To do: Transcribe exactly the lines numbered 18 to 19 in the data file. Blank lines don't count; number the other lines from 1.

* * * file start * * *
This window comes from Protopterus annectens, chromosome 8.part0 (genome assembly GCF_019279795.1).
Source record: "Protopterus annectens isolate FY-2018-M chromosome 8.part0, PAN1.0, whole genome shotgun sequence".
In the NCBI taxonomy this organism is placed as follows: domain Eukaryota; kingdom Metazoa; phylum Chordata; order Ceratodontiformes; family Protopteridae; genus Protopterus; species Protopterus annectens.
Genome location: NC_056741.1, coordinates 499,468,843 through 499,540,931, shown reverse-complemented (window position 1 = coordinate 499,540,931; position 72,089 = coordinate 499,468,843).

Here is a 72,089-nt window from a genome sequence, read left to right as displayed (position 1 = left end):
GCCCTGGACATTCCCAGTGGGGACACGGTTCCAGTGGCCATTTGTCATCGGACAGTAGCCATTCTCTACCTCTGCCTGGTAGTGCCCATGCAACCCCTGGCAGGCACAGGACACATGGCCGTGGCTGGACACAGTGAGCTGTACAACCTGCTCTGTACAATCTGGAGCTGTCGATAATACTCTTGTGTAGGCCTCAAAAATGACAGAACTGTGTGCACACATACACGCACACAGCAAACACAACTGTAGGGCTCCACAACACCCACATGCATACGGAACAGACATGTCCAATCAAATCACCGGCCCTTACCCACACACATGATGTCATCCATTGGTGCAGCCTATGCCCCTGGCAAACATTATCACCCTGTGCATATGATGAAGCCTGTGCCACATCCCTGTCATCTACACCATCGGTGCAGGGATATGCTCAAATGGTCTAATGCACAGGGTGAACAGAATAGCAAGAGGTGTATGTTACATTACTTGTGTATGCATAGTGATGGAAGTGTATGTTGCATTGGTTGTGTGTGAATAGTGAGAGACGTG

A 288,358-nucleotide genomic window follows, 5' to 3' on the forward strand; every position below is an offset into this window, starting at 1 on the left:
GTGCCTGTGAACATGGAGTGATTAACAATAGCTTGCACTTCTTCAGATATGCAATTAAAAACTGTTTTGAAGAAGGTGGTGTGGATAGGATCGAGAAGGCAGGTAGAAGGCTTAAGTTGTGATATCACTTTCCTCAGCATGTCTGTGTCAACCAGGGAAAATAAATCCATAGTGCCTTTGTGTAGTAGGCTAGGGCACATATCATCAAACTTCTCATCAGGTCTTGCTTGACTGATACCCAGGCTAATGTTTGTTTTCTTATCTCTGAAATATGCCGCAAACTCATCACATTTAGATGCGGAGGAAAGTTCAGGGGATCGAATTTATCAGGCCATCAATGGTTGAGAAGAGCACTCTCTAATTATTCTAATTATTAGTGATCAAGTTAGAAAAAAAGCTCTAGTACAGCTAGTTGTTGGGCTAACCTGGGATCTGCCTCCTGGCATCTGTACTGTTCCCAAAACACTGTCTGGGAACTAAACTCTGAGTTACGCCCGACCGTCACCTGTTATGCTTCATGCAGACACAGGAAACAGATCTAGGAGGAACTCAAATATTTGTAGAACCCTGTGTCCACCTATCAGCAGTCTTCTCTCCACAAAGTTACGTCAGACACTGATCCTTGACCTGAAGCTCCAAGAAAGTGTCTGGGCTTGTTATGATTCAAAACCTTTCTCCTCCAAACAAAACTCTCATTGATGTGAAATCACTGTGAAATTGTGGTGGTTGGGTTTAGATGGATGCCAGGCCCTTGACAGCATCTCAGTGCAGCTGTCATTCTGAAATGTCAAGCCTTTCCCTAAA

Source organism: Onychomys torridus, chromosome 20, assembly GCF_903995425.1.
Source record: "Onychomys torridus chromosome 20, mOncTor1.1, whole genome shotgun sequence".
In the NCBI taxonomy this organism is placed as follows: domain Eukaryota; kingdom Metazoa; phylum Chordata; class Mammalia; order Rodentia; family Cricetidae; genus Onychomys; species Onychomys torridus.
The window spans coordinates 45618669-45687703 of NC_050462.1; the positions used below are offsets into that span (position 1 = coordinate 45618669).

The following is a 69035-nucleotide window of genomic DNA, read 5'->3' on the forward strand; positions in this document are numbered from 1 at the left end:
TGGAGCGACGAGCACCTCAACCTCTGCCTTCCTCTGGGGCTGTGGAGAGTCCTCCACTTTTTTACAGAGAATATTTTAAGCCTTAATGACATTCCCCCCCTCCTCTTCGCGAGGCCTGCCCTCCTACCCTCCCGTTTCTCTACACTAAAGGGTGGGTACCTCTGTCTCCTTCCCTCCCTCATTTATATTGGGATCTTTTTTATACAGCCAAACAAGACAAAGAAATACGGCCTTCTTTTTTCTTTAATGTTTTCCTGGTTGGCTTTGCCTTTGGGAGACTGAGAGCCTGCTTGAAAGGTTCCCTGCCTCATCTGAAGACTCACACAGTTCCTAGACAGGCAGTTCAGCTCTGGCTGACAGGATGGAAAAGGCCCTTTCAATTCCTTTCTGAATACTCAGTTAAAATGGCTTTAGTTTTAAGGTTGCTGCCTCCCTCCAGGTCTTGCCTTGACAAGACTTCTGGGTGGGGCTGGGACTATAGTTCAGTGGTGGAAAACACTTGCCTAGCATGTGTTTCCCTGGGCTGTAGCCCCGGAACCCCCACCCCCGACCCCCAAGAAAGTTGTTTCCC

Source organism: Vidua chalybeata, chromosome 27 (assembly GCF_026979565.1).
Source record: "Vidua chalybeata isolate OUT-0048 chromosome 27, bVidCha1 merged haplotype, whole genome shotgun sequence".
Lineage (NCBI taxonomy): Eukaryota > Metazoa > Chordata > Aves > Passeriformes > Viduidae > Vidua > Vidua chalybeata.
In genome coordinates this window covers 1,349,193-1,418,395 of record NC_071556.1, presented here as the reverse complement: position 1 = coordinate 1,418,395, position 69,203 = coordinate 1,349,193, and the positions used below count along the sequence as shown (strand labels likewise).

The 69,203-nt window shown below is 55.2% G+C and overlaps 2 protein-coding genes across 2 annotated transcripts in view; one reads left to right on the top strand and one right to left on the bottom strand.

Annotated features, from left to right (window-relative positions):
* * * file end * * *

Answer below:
In genome coordinates this window covers 1,349,193-1,418,395 of record NC_071556.1, presented here as the reverse complement: position 1 = coordinate 1,418,395, position 69,203 = coordinate 1,349,193, and the positions used below count along the sequence as shown (strand labels likewise).

The 69,203-nt window shown below is 55.2% G+C and overlaps 2 protein-coding genes across 2 annotated transcripts in view; one reads left to right on the top strand and one right to left on the bottom strand.